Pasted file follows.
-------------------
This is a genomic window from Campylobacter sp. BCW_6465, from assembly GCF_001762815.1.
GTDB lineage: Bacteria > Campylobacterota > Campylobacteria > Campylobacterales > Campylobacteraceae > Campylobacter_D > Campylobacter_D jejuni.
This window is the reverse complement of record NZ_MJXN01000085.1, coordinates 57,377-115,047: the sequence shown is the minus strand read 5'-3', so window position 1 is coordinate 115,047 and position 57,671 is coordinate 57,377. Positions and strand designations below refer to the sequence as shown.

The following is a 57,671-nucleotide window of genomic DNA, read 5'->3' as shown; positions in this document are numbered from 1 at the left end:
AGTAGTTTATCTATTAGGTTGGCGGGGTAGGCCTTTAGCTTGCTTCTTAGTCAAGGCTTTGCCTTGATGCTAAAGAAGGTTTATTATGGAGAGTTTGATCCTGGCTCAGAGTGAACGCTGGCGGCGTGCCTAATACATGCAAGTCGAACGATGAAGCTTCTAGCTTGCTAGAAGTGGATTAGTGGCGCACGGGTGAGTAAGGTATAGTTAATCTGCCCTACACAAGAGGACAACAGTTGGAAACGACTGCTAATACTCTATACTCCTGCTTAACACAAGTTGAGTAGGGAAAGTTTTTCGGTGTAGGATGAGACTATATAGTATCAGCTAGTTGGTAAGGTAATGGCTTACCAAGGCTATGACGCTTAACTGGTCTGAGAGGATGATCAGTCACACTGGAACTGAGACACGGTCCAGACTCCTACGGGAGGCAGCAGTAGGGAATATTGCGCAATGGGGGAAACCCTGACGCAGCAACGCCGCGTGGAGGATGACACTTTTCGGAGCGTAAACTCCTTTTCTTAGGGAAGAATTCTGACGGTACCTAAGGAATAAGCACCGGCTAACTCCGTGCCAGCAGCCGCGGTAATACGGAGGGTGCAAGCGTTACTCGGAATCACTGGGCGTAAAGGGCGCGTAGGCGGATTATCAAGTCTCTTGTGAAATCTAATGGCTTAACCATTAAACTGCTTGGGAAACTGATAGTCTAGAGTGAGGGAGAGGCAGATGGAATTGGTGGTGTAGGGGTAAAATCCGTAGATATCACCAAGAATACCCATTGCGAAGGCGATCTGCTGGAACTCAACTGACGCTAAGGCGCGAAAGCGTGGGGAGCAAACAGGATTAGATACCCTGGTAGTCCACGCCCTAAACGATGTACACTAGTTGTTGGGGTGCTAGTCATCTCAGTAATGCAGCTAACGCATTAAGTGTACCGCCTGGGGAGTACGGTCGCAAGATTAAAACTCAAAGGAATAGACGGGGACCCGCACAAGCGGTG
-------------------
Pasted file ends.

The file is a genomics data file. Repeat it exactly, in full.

This is a genomic window from Campylobacter sp. BCW_6465, from assembly GCF_001762815.1.
GTDB lineage: Bacteria > Campylobacterota > Campylobacteria > Campylobacterales > Campylobacteraceae > Campylobacter_D > Campylobacter_D jejuni.
This window is the reverse complement of record NZ_MJXN01000085.1, coordinates 57,377-115,047: the sequence shown is the minus strand read 5'-3', so window position 1 is coordinate 115,047 and position 57,671 is coordinate 57,377. Positions and strand designations below refer to the sequence as shown.

The following is a 57,671-nucleotide window of genomic DNA, read 5'->3' as shown; positions in this document are numbered from 1 at the left end:
AGTAGTTTATCTATTAGGTTGGCGGGGTAGGCCTTTAGCTTGCTTCTTAGTCAAGGCTTTGCCTTGATGCTAAAGAAGGTTTATTATGGAGAGTTTGATCCTGGCTCAGAGTGAACGCTGGCGGCGTGCCTAATACATGCAAGTCGAACGATGAAGCTTCTAGCTTGCTAGAAGTGGATTAGTGGCGCACGGGTGAGTAAGGTATAGTTAATCTGCCCTACACAAGAGGACAACAGTTGGAAACGACTGCTAATACTCTATACTCCTGCTTAACACAAGTTGAGTAGGGAAAGTTTTTCGGTGTAGGATGAGACTATATAGTATCAGCTAGTTGGTAAGGTAATGGCTTACCAAGGCTATGACGCTTAACTGGTCTGAGAGGATGATCAGTCACACTGGAACTGAGACACGGTCCAGACTCCTACGGGAGGCAGCAGTAGGGAATATTGCGCAATGGGGGAAACCCTGACGCAGCAACGCCGCGTGGAGGATGACACTTTTCGGAGCGTAAACTCCTTTTCTTAGGGAAGAATTCTGACGGTACCTAAGGAATAAGCACCGGCTAACTCCGTGCCAGCAGCCGCGGTAATACGGAGGGTGCAAGCGTTACTCGGAATCACTGGGCGTAAAGGGCGCGTAGGCGGATTATCAAGTCTCTTGTGAAATCTAATGGCTTAACCATTAAACTGCTTGGGAAACTGATAGTCTAGAGTGAGGGAGAGGCAGATGGAATTGGTGGTGTAGGGGTAAAATCCGTAGATATCACCAAGAATACCCATTGCGAAGGCGATCTGCTGGAACTCAACTGACGCTAAGGCGCGAAAGCGTGGGGAGCAAACAGGATTAGATACCCTGGTAGTCCACGCCCTAAACGATGTACACTAGTTGTTGGGGTGCTAGTCATCTCAGTAATGCAGCTAACGCATTAAGTGTACCGCCTGGGGAGTACGGTCGCAAGATTAAAACTCAAAGGAATAGACGGGGACCCGCACAAGCGGTG